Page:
Six new principal investigators in physics and chemistry receive START-UP grants

6 February 2019

NWO has awarded three million euros to six recently appointed physics and chemistry researchers via the START-UP programme. Their studies range from research into the use of CO2 as a raw material for the production of chemical components to the use of light to direct sound waves. START-UP originated from the Physics and Chemistry Sector Plan.

START-UP funding is intended to support recently-appointed university lecturers, senior lecturers and professors working in physics and chemistry.
The START-UP grant allows researchers to explore creative, speculative ideas within the research areas described in the Physics and Chemistry Sector Plan. The seven approved projects cover the full breadth of these research areas within physics and chemistry.

Twelve proposals were submitted in this third START-UP round. The committee invited twelve candidates for an interview; six of the twelve were awarded START-UP funding. The deadline for the next submission round is 4 April 2019. The specific preconditions for a submission are detailed in the call for proposals. In each round, the NWO makes a maximum of three million euros available for START-UP.

Awarded projects

CO2 as raw material for chemical components
Danny Broere (University of Utrecht)
A variety of techniques have been developed to capture the greenhouse gas CO2 that is emitted during electricity generation. But what are we to do with this gigantic amount of CO2? The researchers in this project will develop new catalysts to use CO2 as a raw material for the production of important chemical components.

Bending and breaking membranes for cellular self-defence
Arjen Jakobi (Delft University of Technology)
Intracellular pathogens cunningly exploit their host cells by hiding inside membrane vesicles. The cell can nevertheless sometimes open these vesicles, exposing pathogens to the immune system. This research will use electron microscopy to image this mechanism at high magnifications in order to understand it better.

Light-directed gigahertz phonons on an optical chip
David Marpaung (University of Twente)
Using light to direct coherent sound waves in integrated circuits could lead to new non-linear physical processes that could be used for all kinds of applications, such as hypersensitive sensors and high-level information processing. This proposal researches into both the theoretical and experimental aspects of this new and ground-breaking form of photon-phonon physics.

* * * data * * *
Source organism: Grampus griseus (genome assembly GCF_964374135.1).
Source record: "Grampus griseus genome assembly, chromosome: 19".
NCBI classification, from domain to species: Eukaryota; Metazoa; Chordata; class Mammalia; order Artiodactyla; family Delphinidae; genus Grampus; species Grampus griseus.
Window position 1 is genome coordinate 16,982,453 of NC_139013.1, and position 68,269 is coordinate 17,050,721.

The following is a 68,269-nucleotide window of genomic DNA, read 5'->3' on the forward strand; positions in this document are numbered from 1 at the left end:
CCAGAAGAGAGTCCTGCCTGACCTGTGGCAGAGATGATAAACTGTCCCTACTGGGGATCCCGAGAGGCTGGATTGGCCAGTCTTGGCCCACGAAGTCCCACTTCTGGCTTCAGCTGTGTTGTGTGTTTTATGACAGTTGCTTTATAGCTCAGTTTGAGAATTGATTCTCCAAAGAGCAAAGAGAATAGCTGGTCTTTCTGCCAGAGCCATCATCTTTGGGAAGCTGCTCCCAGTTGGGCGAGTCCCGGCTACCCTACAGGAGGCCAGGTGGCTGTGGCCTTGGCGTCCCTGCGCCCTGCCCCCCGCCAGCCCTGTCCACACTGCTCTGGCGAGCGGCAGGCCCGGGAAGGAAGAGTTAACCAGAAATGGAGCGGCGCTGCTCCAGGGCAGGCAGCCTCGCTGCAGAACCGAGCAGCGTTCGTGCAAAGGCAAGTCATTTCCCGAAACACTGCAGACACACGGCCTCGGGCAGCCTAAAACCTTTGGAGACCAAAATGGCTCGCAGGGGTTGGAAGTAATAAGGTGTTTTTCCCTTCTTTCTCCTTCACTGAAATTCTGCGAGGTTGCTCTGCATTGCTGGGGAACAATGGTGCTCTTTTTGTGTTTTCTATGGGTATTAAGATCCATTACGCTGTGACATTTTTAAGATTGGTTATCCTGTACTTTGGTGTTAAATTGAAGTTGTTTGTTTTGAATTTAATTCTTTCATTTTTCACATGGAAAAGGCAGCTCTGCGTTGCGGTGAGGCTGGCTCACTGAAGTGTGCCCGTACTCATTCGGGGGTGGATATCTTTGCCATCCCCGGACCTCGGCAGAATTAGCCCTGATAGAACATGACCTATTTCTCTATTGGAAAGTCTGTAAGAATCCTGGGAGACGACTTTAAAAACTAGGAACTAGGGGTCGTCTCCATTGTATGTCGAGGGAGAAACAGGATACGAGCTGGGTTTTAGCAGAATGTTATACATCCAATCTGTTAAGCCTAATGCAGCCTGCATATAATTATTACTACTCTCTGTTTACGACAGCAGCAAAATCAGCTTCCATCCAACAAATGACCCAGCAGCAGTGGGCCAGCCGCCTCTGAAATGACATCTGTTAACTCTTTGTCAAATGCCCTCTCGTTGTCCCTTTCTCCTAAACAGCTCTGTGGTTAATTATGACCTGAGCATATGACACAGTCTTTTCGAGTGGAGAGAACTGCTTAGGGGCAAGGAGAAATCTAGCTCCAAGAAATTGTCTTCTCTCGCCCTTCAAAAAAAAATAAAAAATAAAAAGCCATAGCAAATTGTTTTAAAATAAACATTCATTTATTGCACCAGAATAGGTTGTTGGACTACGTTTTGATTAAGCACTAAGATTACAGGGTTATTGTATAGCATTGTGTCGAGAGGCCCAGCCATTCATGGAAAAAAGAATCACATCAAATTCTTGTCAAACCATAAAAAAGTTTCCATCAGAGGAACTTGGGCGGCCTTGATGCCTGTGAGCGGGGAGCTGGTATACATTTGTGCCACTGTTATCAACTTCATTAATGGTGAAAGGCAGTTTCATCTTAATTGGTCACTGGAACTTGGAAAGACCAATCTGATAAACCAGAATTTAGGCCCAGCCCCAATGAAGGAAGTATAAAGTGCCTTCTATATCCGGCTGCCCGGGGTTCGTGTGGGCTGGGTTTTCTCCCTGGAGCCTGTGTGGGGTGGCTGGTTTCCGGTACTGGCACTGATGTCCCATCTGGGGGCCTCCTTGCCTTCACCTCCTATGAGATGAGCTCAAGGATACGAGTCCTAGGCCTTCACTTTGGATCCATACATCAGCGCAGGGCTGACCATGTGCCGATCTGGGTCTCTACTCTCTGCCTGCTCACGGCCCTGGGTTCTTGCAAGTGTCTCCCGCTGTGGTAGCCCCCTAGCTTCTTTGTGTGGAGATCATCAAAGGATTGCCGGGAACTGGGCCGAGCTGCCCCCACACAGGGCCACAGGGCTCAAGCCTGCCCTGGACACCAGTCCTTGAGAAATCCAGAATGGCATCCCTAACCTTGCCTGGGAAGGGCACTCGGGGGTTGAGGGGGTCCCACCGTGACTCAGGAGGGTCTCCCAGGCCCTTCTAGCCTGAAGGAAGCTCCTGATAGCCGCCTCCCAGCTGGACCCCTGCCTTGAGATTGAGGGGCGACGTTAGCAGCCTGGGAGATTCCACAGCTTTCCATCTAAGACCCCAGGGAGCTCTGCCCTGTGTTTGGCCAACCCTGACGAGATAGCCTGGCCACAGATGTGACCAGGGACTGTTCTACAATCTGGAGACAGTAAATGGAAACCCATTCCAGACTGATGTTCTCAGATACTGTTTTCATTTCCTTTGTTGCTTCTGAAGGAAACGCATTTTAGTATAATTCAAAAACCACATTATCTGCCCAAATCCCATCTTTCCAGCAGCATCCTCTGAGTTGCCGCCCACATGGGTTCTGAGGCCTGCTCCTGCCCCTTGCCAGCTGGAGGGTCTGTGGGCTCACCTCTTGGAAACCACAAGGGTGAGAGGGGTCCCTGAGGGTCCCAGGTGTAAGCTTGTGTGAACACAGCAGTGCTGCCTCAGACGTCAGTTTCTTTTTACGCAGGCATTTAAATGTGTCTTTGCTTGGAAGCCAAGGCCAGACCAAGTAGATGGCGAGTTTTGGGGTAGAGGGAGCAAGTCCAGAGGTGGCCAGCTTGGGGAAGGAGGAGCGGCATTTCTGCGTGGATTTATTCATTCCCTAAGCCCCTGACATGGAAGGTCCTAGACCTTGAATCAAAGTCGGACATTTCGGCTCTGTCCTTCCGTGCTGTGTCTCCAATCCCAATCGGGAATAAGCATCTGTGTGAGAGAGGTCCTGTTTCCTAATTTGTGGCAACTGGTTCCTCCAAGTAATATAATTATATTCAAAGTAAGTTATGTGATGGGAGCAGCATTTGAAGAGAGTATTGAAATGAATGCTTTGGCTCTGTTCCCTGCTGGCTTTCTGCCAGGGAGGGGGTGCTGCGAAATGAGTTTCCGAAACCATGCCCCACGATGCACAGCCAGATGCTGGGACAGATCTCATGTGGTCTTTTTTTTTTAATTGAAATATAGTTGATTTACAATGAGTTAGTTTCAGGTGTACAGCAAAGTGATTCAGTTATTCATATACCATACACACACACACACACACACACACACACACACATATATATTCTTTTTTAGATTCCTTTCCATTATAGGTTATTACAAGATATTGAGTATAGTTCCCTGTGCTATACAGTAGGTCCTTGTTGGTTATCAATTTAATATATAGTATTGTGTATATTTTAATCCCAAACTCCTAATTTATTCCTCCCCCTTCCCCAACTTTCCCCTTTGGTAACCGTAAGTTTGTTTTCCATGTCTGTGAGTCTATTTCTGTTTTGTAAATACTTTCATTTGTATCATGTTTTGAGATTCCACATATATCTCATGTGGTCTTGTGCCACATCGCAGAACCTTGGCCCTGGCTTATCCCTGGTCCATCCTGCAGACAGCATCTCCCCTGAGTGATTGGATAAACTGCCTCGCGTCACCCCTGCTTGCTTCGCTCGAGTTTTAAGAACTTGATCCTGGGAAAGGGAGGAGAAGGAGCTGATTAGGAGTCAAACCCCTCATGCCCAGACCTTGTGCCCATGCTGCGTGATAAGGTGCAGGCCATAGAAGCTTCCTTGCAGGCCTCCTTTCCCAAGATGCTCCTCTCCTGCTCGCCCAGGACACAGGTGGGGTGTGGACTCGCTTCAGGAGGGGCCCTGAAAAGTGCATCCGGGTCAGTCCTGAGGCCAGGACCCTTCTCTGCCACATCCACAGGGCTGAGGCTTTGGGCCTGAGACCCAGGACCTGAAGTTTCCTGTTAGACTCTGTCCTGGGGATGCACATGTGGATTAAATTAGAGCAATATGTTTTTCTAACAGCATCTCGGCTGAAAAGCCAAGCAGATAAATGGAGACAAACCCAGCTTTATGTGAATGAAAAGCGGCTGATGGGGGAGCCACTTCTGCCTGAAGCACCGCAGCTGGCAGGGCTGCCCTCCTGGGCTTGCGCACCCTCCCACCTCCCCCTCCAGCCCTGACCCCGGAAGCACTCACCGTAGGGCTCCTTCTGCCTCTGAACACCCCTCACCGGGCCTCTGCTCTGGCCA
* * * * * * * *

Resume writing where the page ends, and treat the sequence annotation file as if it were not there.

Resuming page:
Probing the physics of exotic superconductors with microchip Casimir experiments
Richard Norte (Technische Universiteit Delft)
I will use microchips to perform experiments which look at the interplay between two famous quantum effects: Casimir forces and superconductivity. No one knows anything about how the two effects coalesce and now many physicists suspect that this unexplored regime of experiments could be where the next scientific breakthrough lie.

Intermediate reaction products and mechanisms in photocatalysis and electrocatalysis
Jana Roithová (Radboud University, Nijmegen)
More efficient and less energy-intensive chemical reactions are some of the core challenges in chemistry. The emerging fields of photocatalysis and electrocatalysis offer ‘green’ access to high-energy intermediate products from which desired end products can be efficiently formed. This project will develop methods to research into these intermediate products, to better understand the nature of the underlying reactions.

The role of small ions in perovskite solar cells
Shuxia Tao (Eindhoven University of Technology)
Hybrid perovskites are one of today’s most promising materials for the production of cheap and efficient solar cells, but their instability is hindering their wider application. The addition of small inorganic ions appears to improve stability, but the underlying mechanisms of this effect are still unknown. This research will use large-scale computational analysis to answer this question.

Source: NWO